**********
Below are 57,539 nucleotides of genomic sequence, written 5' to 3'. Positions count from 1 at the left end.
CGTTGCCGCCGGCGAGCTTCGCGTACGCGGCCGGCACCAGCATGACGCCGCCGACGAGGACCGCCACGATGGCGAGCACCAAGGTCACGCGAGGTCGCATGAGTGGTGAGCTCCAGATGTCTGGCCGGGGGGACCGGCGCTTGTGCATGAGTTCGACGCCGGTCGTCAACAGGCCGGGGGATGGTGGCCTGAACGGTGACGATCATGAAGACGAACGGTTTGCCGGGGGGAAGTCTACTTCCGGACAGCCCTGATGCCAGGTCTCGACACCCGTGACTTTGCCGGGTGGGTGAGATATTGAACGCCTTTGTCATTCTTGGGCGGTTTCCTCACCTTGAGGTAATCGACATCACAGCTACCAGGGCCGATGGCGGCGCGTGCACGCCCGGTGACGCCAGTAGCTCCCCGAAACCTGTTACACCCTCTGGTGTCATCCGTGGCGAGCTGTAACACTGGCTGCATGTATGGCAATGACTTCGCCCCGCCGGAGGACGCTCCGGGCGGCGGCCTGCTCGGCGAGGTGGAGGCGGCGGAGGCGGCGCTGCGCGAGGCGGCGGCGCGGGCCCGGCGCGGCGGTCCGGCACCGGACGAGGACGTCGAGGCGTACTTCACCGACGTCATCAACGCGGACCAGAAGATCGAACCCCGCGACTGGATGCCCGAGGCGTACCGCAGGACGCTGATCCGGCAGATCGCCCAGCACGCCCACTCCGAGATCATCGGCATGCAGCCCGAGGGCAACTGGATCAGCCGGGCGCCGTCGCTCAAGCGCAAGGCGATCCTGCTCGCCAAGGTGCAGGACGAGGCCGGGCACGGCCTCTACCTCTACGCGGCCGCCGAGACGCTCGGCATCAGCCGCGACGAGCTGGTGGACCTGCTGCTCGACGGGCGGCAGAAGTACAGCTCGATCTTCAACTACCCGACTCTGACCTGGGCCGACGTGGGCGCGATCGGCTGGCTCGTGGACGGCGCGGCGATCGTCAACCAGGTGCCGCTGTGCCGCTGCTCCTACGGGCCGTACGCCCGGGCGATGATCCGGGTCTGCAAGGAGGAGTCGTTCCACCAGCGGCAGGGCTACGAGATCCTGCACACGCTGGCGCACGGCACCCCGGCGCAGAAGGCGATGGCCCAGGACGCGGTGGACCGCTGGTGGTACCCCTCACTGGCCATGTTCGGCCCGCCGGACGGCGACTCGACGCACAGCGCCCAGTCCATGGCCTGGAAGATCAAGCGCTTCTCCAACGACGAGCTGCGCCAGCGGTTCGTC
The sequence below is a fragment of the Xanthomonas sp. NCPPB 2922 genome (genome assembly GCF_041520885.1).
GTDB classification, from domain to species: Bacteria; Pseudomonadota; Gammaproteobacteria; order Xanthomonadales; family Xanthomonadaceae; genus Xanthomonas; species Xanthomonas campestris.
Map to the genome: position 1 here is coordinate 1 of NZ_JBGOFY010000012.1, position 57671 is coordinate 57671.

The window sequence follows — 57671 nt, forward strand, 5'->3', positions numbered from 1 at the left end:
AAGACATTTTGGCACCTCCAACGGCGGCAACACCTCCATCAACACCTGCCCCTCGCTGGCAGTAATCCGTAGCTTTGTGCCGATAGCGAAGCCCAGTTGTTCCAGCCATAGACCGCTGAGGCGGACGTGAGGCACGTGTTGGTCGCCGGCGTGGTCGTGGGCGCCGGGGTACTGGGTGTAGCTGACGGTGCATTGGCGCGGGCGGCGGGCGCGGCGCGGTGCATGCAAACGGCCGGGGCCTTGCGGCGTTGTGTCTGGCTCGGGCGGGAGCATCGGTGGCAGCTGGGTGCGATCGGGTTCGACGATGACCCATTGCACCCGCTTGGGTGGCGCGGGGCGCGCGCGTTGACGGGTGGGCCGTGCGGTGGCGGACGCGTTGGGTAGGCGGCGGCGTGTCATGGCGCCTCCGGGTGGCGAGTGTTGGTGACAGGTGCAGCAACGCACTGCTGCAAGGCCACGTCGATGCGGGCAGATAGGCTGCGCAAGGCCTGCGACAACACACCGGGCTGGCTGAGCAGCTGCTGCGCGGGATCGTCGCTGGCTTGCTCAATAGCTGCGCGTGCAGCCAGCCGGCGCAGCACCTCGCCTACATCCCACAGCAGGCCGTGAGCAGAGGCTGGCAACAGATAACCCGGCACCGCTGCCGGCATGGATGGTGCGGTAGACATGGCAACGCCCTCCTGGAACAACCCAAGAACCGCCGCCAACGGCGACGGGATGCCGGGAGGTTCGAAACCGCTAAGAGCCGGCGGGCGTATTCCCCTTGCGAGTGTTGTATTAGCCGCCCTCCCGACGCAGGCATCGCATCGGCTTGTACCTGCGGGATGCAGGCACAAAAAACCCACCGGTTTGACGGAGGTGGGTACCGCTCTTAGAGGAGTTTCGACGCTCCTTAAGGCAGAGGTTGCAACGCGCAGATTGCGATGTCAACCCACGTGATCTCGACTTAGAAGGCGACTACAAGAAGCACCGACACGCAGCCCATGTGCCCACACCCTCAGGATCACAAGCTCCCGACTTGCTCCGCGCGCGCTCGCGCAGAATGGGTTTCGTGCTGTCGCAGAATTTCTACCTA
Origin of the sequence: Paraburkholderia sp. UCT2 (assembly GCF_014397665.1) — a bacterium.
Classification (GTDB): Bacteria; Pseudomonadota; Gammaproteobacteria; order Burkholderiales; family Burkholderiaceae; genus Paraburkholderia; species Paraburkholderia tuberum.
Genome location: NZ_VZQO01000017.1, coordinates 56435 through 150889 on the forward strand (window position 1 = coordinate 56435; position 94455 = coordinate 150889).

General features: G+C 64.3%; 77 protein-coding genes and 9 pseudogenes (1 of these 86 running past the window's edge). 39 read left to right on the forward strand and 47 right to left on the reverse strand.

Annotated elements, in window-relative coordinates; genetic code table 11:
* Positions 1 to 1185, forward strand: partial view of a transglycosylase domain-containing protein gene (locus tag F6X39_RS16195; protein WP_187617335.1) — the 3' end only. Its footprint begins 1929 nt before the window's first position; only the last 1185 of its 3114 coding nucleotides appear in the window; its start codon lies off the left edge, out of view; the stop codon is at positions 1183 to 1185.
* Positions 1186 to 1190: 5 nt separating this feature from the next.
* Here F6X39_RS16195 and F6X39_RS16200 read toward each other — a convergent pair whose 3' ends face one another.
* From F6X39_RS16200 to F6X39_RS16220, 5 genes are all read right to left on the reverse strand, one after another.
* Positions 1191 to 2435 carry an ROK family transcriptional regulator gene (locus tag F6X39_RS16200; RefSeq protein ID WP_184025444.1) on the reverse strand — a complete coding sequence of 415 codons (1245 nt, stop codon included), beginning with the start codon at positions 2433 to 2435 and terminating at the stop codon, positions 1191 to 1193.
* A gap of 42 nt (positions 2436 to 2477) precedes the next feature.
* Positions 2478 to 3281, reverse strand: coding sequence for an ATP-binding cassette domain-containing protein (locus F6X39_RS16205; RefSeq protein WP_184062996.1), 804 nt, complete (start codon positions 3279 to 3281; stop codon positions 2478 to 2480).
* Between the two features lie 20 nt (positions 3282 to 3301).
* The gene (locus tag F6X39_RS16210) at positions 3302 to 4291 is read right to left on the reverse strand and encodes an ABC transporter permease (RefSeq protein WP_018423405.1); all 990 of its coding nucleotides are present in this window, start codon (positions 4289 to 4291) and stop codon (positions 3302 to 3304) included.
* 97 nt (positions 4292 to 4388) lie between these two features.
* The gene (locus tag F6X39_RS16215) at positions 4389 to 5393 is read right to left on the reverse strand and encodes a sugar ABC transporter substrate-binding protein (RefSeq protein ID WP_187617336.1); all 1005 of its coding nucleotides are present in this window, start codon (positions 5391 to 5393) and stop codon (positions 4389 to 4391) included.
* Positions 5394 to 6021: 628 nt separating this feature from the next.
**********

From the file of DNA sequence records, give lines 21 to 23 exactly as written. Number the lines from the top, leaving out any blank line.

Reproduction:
* The gene (locus tag F6X39_RS16210) at positions 3302 to 4291 is read right to left on the reverse strand and encodes an ABC transporter permease (RefSeq protein WP_018423405.1); all 990 of its coding nucleotides are present in this window, start codon (positions 4289 to 4291) and stop codon (positions 3302 to 3304) included.
* 97 nt (positions 4292 to 4388) lie between these two features.
* The gene (locus tag F6X39_RS16215) at positions 4389 to 5393 is read right to left on the reverse strand and encodes a sugar ABC transporter substrate-binding protein (RefSeq protein ID WP_187617336.1); all 1005 of its coding nucleotides are present in this window, start codon (positions 5391 to 5393) and stop codon (positions 4389 to 4391) included.